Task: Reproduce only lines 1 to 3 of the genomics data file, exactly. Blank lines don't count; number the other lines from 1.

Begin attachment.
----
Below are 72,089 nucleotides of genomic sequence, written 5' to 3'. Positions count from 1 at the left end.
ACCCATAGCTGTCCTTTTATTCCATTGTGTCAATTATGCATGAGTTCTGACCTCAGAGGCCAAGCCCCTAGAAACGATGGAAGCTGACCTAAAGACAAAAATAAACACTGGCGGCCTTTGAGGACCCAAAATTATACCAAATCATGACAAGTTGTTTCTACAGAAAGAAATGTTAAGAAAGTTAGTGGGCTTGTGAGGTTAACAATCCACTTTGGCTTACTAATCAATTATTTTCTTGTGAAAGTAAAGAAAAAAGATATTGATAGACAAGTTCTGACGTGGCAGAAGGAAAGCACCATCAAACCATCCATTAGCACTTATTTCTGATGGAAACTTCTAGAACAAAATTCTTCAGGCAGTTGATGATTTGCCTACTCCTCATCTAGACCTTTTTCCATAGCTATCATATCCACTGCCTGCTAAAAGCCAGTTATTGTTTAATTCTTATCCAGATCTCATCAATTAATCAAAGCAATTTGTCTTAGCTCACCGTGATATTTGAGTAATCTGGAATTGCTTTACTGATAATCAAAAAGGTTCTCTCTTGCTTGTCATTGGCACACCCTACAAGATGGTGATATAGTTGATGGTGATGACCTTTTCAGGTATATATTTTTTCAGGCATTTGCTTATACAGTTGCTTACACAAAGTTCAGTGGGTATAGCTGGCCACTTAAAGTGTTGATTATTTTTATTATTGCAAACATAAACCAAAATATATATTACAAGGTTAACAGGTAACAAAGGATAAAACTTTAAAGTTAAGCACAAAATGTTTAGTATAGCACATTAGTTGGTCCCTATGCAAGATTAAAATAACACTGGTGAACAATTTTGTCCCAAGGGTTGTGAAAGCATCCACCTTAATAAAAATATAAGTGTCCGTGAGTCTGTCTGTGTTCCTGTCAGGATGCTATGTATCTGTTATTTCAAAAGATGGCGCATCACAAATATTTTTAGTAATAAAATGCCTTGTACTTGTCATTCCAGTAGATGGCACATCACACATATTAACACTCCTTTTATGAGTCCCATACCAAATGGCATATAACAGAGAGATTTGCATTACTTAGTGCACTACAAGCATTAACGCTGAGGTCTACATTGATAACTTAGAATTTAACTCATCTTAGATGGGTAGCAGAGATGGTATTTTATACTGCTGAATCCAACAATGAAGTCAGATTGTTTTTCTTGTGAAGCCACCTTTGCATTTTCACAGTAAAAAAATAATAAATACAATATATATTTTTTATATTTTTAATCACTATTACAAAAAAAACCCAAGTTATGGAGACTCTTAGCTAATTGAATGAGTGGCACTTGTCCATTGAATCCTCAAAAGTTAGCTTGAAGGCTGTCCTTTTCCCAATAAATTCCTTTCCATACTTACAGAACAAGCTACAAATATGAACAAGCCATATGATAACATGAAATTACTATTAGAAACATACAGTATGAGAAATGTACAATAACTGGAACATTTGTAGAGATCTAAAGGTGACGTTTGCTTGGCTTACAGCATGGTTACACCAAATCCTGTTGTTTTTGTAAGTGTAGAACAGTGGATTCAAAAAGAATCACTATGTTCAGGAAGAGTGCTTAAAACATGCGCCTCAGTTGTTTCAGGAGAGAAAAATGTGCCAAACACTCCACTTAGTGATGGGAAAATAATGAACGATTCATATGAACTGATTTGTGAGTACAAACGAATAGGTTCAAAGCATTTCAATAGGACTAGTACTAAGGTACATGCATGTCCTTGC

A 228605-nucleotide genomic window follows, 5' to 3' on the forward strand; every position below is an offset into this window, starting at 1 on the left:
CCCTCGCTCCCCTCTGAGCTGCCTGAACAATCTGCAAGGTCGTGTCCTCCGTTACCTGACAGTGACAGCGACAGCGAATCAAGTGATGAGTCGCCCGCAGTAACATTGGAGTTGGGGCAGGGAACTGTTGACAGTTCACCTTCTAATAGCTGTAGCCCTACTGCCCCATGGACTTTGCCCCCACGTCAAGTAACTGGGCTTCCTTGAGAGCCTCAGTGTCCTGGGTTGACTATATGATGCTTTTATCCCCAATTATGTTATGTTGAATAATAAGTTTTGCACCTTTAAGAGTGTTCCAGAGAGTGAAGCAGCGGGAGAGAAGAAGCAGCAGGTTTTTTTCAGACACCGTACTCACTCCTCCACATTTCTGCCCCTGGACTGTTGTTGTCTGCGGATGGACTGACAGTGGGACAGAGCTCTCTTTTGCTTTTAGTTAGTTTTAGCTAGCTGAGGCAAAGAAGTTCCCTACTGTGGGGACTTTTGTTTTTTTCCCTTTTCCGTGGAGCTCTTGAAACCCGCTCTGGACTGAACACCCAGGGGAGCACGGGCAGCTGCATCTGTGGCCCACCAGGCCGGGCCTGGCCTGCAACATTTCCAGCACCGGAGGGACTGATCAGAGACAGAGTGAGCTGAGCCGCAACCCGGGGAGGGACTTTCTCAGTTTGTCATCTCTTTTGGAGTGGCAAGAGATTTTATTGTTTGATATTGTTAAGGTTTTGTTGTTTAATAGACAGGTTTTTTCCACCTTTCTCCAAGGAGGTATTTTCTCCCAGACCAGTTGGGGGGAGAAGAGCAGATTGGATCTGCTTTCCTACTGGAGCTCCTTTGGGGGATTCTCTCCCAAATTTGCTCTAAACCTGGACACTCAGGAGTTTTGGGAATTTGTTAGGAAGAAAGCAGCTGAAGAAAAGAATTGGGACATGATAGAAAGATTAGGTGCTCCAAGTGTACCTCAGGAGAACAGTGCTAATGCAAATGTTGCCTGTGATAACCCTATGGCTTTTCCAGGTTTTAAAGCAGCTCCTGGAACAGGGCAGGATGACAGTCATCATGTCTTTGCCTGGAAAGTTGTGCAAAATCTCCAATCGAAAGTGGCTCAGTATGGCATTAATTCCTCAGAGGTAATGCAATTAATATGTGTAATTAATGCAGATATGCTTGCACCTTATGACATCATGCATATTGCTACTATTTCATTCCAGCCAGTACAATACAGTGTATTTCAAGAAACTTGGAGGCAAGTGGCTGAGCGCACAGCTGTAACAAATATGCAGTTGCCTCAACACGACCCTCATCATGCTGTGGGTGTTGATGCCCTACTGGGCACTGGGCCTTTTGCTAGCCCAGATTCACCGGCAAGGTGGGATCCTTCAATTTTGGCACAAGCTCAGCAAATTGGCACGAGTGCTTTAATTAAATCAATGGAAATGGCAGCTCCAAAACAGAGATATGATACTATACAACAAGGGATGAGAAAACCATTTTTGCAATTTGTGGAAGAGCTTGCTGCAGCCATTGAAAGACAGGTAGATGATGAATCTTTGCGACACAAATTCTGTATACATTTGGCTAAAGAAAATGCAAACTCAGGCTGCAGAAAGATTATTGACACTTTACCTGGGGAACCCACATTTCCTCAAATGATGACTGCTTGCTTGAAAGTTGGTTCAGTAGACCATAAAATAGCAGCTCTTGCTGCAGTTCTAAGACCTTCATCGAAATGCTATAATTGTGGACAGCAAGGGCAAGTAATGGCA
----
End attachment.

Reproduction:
Below are 72,089 nucleotides of genomic sequence, written 5' to 3'. Positions count from 1 at the left end.
ACCCATAGCTGTCCTTTTATTCCATTGTGTCAATTATGCATGAGTTCTGACCTCAGAGGCCAAGCCCCTAGAAACGATGGAAGCTGACCTAAAGACAAAAATAAACACTGGCGGCCTTTGAGGACCCAAAATTATACCAAATCATGACAAGTTGTTTCTACAGAAAGAAATGTTAAGAAAGTTAGTGGGCTTGTGAGGTTAACAATCCACTTTGGCTTACTAATCAATTATTTTCTTGTGAAAGTAAAGAAAAAAGATATTGATAGACAAGTTCTGACGTGGCAGAAGGAAAGCACCATCAAACCATCCATTAGCACTTATTTCTGATGGAAACTTCTAGAACAAAATTCTTCAGGCAGTTGATGATTTGCCTACTCCTCATCTAGACCTTTTTCCATAGCTATCATATCCACTGCCTGCTAAAAGCCAGTTATTGTTTAATTCTTATCCAGATCTCATCAATTAATCAAAGCAATTTGTCTTAGCTCACCGTGATATTTGAGTAATCTGGAATTGCTTTACTGATAATCAAAAAGGTTCTCTCTTGCTTGTCATTGGCACACCCTACAAGATGGTGATATAGTTGATGGTGATGACCTTTTCAGGTATATATTTTTTCAGGCATTTGCTTATACAGTTGCTTACACAAAGTTCAGTGGGTATAGCTGGCCACTTAAAGTGTTGATTATTTTTATTATTGCAAACATAAACCAAAATATATATTACAAGGTTAACAGGTAACAAAGGATAAAACTTTAAAGTTAAGCACAAAATGTTTAGTATAGCACATTAGTTGGTCCCTATGCAAGATTAAAATAACACTGGTGAACAATTTTGTCCCAAGGGTTGTGAAAGCATCCACCTTAATAAAAATATAAGTGTCCGTGAGTCTGTCTGTGTTCCTGTCAGGATGCTATGTATCTGTTATTTCAAAAGATGGCGCATCACAAATATTTTTAGTAATAAAATGCCTTGTACTTGTCATTCCAGTAGATGGCACATCACACATATTAACACTCCTTTTATGAGTCCCATACCAAATGGCATATAACAGAGAGATTTGCATTACTTAGTGCACTACAAGCATTAACGCTGAGGTCTACATTGATAACTTAGAATTTAACTCATCTTAGATGGGTAGCAGAGATGGTATTTTATACTGCTGAATCCAACAATGAAGTCAGATTGTTTTTCTTGTGAAGCCACCTTTGCATTTTCACAGTAAAAAAATAATAAATACAATATATATTTTTTATATTTTTAATCACTATTACAAAAAAAACCCAAGTTATGGAGACTCTTAGCTAATTGAATGAGTGGCACTTGTCCATTGAATCCTCAAAAGTTAGCTTGAAGGCTGTCCTTTTCCCAATAAATTCCTTTCCATACTTACAGAACAAGCTACAAATATGAACAAGCCATATGATAACATGAAATTACTATTAGAAACATACAGTATGAGAAATGTACAATAACTGGAACATTTGTAGAGATCTAAAGGTGACGTTTGCTTGGCTTACAGCATGGTTACACCAAATCCTGTTGTTTTTGTAAGTGTAGAACAGTGGATTCAAAAAGAATCACTATGTTCAGGAAGAGTGCTTAAAACATGCGCCTCAGTTGTTTCAGGAGAGAAAAATGTGCCAAACACTCCACTTAGTGATGGGAAAATAATGAACGATTCATATGAACTGATTTGTGAGTACAAACGAATAGGTTCAAAGCATTTCAATAGGACTAGTACTAAGGTACATGCATGTCCTTGC

A 228605-nucleotide genomic window follows, 5' to 3' on the forward strand; every position below is an offset into this window, starting at 1 on the left: